They knew it wouldn’t be easy, as League meetings over the past two seasons were evenly matched, two wins each and four draws.

Last season, they were perfectly matched, a 2-1 win for Coleraine, a 2-1 win for Linfield, then two successive 2-2 draws. In those 2-2 draws, the away team came from 2-0 down with two quickfire goals.

This game was the first in charge for new Coleraine manager Rodney McAree. Surprisingly, he walked to the dugout almost unnoticed, giving a wave to the fans seated in the stand beside the dugout.

To be honest, I was expecting him to take his seat before the teams came out, in an attempt to gee up the home support.

Those that were there to see his debut saw an early corner for Coleraine evade everybody, while a Linfield corner saw Jamie Mulgrew hit a speculative shot over.

About ten years ago, Mulgrew had a run of goalscoring against Coleraine, and because of this, shot at every opportunity. This looked like being another one of those days, as he had another similar effort in the half.

Jamie McGonigle then had an effort saved by Roy Carroll, with nobody following up on the parry.

Coleraine’s attacks were more convincing than Linfield’s, but while Coleraine were having more opportunities, Linfield were always getting bodies in the way. They needed to be.

Coleraine had the better of things at the start of the second-half. Their attacks seemed to be a lot quicker than Linfield’s, but when it came to that final pass or shot, Linfield were able to avert the danger, with Jimmy Callacher having to block a shot after Roy Carroll parried out.

Even though Coleraine weren’t getting many shots on goal, they were having too many attacking moments, that they were bound to get one right.

It looked like that was going to come from a Stephen Lowry header, but it went wide. Jamie McGonigle then headed wide after a flick from Aaron Burns fell to him. He really should have scored.

Linfield’s best attacking moment resulted in Daniel Kearns getting space to shoot, only to see his effort saved.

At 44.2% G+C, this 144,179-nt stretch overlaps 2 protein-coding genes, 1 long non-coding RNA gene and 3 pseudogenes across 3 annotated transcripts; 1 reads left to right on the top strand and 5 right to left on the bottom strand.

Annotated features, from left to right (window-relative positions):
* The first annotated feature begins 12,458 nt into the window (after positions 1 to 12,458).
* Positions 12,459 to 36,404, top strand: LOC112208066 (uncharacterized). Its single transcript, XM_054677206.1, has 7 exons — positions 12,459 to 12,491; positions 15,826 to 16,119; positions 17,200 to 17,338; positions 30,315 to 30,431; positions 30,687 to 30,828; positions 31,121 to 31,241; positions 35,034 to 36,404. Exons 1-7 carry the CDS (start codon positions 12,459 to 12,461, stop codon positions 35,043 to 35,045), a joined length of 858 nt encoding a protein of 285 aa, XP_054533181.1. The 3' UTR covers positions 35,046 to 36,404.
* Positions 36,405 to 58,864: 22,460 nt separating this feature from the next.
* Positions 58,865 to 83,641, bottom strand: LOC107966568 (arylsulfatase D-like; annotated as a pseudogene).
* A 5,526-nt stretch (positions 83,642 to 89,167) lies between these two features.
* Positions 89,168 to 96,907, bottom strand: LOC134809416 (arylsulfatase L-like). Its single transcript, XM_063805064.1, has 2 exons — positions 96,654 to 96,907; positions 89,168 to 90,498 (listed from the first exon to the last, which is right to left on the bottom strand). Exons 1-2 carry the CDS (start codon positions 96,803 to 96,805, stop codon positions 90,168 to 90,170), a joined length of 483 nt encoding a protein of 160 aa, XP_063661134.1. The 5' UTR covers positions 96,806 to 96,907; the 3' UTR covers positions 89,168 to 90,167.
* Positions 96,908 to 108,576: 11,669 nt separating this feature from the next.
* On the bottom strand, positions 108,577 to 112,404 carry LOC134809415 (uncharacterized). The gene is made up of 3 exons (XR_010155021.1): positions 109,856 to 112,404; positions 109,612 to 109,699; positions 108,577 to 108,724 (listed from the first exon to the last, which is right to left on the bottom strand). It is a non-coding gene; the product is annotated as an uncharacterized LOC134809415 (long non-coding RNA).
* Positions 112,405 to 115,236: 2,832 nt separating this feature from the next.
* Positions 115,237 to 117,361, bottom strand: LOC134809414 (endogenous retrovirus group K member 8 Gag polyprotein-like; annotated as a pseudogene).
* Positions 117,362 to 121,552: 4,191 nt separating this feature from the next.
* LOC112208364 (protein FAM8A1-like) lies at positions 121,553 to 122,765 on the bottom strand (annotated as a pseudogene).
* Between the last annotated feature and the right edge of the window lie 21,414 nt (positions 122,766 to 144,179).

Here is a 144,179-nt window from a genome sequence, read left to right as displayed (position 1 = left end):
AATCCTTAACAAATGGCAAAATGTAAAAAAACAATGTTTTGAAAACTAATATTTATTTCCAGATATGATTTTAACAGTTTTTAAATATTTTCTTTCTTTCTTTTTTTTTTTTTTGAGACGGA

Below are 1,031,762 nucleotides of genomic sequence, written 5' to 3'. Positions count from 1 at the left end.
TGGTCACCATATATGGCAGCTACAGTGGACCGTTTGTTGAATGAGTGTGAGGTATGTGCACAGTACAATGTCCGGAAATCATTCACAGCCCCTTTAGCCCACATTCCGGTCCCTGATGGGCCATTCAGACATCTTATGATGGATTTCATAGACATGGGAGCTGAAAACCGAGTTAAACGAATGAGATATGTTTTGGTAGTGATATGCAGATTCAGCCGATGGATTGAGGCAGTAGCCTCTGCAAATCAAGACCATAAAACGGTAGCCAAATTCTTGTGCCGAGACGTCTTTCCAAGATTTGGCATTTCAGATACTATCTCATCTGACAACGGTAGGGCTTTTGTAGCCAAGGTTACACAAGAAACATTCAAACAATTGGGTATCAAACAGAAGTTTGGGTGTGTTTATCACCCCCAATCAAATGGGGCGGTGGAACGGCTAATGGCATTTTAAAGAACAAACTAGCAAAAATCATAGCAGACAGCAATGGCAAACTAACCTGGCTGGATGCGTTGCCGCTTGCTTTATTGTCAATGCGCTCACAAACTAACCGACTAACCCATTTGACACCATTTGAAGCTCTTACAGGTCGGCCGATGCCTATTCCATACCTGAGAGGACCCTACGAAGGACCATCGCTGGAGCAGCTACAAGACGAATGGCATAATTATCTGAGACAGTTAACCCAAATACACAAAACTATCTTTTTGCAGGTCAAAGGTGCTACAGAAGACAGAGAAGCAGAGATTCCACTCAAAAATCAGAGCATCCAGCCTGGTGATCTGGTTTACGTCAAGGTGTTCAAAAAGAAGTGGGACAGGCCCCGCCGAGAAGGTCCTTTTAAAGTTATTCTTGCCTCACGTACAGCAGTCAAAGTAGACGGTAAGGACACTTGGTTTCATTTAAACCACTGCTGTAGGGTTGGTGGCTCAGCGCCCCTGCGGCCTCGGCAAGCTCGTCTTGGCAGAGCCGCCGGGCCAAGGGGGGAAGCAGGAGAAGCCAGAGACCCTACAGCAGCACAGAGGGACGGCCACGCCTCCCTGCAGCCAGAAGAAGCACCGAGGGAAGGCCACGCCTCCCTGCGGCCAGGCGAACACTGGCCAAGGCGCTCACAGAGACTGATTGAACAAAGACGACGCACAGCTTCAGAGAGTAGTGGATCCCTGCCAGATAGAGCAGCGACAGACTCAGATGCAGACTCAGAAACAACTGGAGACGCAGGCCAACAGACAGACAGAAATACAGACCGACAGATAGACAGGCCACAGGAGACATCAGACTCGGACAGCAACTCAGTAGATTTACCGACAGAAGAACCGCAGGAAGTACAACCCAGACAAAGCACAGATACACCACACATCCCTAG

It was clear that Linfield needed to look to their bench to liven things up. There was no Andrew Waterworth (I presume he was injured) which would have been the obvious change, especially with Michael O’Connor being on a yellow card. The only striking option was Daniel Reynolds.

The realistic attacking options were Jordan Stewart, Stephen Fallon and Niall Quinn. It was Quinn who got the nod, replacing Kirk Millar.

Having survived Coleraine pressure, Linfield were now applying pressure on their own, hoping to make Coleraine pay for not taking advantage when they were on top.

It looked like that was going to happen when Josh Robinson headed towards goal, but his effort hit the bar, with Coleraine able to clear the danger.

If either team were able to break the deadlock, that would surely win the game. It was one of those games. It looked like it was always destined to finish 0-0.

There was late drama as both teams went about changing that.

Jamie McGonigle got in behind Linfield’s defence, but his effort was saved by Roy Carroll just before the goalline. A lucky break for Linfield. Last season, it probably would have been cleared off the line but a goal would have been awarded. Oh, wait …….

Deep into stoppage time, Michael O’Connor had a shot deflected onto the post. The ball went slowly towards the goal. I dared to let myself to believe it was going in.

0-0 it finished, overall, a fair result. Neither side doing enough to win.

Frustrating, as Linfield could have opened up a healthy lead over Coleraine. They did extend their lead over Crusaders by a point, but that comes at the expense of Glenavon now having the opportunity to overtake Linfield if they win their game in hand, which they took, beating Ards 2-0.

I said last week that Linfield’s four point lead was deceptive due to other teams having games in hand, and the table can’t fully be assessed until those games are played.

And don’t forget Glentoran, who will be one point behind Linfield if they win their game in hand, with the sides due to meet on 8th October, live on Sky Sports.

That will be the second live game that weekend, with Crusaders facing Cliftonville on the Friday night as part of a new TV deal announced with BBC NI. Good to see.

Hopefully, we’ll be watching that game with a further three points in the bag and another clean sheet.

Top of the League with seven clean sheets out of eight and trips to Glenavon, Crusaders, Cliftonville and Coleraine out of the way.

That will only be a good foundation if Linfield have title winning home form. That has to start next Saturday.

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LINFIELD 3-0 DUNGANNON SWIFTS 15.9.2018

With Robert Prosinecki and Andy Herzog occupying the Manager’s Seat in the away dugout at Windsor Park this week, I was part expecting Gheorghe Hagi to keep up the theme of cult 90s midfielders by taking temporary charge of Dungannon Swifts following the departure of Rodney McAree to Coleraine for a match that wasn’t quite as exciting as a holiday in Salisbury.